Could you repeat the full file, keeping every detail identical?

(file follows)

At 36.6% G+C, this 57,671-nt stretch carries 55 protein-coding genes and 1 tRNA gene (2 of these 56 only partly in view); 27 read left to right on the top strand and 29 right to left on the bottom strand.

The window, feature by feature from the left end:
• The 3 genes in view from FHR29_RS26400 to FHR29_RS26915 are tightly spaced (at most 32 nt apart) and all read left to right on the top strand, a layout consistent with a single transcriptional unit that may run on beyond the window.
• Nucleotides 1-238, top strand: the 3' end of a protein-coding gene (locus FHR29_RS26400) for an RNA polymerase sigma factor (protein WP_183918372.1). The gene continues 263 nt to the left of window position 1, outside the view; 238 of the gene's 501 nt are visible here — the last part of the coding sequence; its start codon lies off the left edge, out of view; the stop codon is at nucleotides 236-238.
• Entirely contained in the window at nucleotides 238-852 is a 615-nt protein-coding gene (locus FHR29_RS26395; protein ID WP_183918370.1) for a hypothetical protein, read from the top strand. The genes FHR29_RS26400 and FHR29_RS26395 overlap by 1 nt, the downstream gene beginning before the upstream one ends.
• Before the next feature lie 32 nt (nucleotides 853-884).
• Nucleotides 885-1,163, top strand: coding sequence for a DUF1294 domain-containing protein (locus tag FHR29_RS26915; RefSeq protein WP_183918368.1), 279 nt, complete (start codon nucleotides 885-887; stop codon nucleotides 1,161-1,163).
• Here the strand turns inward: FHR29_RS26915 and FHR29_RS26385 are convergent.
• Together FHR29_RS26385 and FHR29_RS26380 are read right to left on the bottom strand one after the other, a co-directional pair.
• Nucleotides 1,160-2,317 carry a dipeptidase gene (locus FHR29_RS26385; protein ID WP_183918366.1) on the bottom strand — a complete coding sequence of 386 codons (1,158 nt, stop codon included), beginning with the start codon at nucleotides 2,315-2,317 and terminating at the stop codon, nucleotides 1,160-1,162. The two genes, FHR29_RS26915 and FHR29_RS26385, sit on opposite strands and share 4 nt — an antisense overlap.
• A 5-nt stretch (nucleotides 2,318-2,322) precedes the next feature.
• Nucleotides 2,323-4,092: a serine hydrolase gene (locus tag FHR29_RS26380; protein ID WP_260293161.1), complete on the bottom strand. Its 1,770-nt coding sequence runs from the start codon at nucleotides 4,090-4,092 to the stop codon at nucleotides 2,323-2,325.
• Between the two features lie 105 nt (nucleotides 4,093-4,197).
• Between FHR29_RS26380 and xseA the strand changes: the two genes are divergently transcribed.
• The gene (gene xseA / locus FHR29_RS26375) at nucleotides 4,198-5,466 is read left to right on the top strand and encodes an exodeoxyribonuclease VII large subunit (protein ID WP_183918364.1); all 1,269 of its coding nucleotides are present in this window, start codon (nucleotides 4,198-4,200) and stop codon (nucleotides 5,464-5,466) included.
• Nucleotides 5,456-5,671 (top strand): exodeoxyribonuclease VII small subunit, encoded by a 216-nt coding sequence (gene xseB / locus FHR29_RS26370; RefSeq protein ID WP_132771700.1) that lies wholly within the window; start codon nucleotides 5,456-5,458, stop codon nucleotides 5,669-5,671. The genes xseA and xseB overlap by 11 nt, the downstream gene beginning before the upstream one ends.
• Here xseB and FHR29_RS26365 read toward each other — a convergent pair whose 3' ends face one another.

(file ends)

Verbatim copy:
At 36.6% G+C, this 57,671-nt stretch carries 55 protein-coding genes and 1 tRNA gene (2 of these 56 only partly in view); 27 read left to right on the top strand and 29 right to left on the bottom strand.

The window, feature by feature from the left end:
• The 3 genes in view from FHR29_RS26400 to FHR29_RS26915 are tightly spaced (at most 32 nt apart) and all read left to right on the top strand, a layout consistent with a single transcriptional unit that may run on beyond the window.
• Nucleotides 1-238, top strand: the 3' end of a protein-coding gene (locus FHR29_RS26400) for an RNA polymerase sigma factor (protein WP_183918372.1). The gene continues 263 nt to the left of window position 1, outside the view; 238 of the gene's 501 nt are visible here — the last part of the coding sequence; its start codon lies off the left edge, out of view; the stop codon is at nucleotides 236-238.
• Entirely contained in the window at nucleotides 238-852 is a 615-nt protein-coding gene (locus FHR29_RS26395; protein ID WP_183918370.1) for a hypothetical protein, read from the top strand. The genes FHR29_RS26400 and FHR29_RS26395 overlap by 1 nt, the downstream gene beginning before the upstream one ends.
• Before the next feature lie 32 nt (nucleotides 853-884).
• Nucleotides 885-1,163, top strand: coding sequence for a DUF1294 domain-containing protein (locus tag FHR29_RS26915; RefSeq protein WP_183918368.1), 279 nt, complete (start codon nucleotides 885-887; stop codon nucleotides 1,161-1,163).
• Here the strand turns inward: FHR29_RS26915 and FHR29_RS26385 are convergent.
• Together FHR29_RS26385 and FHR29_RS26380 are read right to left on the bottom strand one after the other, a co-directional pair.
• Nucleotides 1,160-2,317 carry a dipeptidase gene (locus FHR29_RS26385; protein ID WP_183918366.1) on the bottom strand — a complete coding sequence of 386 codons (1,158 nt, stop codon included), beginning with the start codon at nucleotides 2,315-2,317 and terminating at the stop codon, nucleotides 1,160-1,162. The two genes, FHR29_RS26915 and FHR29_RS26385, sit on opposite strands and share 4 nt — an antisense overlap.
• A 5-nt stretch (nucleotides 2,318-2,322) precedes the next feature.
• Nucleotides 2,323-4,092: a serine hydrolase gene (locus tag FHR29_RS26380; protein ID WP_260293161.1), complete on the bottom strand. Its 1,770-nt coding sequence runs from the start codon at nucleotides 4,090-4,092 to the stop codon at nucleotides 2,323-2,325.
• Between the two features lie 105 nt (nucleotides 4,093-4,197).
• Between FHR29_RS26380 and xseA the strand changes: the two genes are divergently transcribed.
• The gene (gene xseA / locus FHR29_RS26375) at nucleotides 4,198-5,466 is read left to right on the top strand and encodes an exodeoxyribonuclease VII large subunit (protein ID WP_183918364.1); all 1,269 of its coding nucleotides are present in this window, start codon (nucleotides 4,198-4,200) and stop codon (nucleotides 5,464-5,466) included.
• Nucleotides 5,456-5,671 (top strand): exodeoxyribonuclease VII small subunit, encoded by a 216-nt coding sequence (gene xseB / locus FHR29_RS26370; RefSeq protein ID WP_132771700.1) that lies wholly within the window; start codon nucleotides 5,456-5,458, stop codon nucleotides 5,669-5,671. The genes xseA and xseB overlap by 11 nt, the downstream gene beginning before the upstream one ends.
• Here xseB and FHR29_RS26365 read toward each other — a convergent pair whose 3' ends face one another.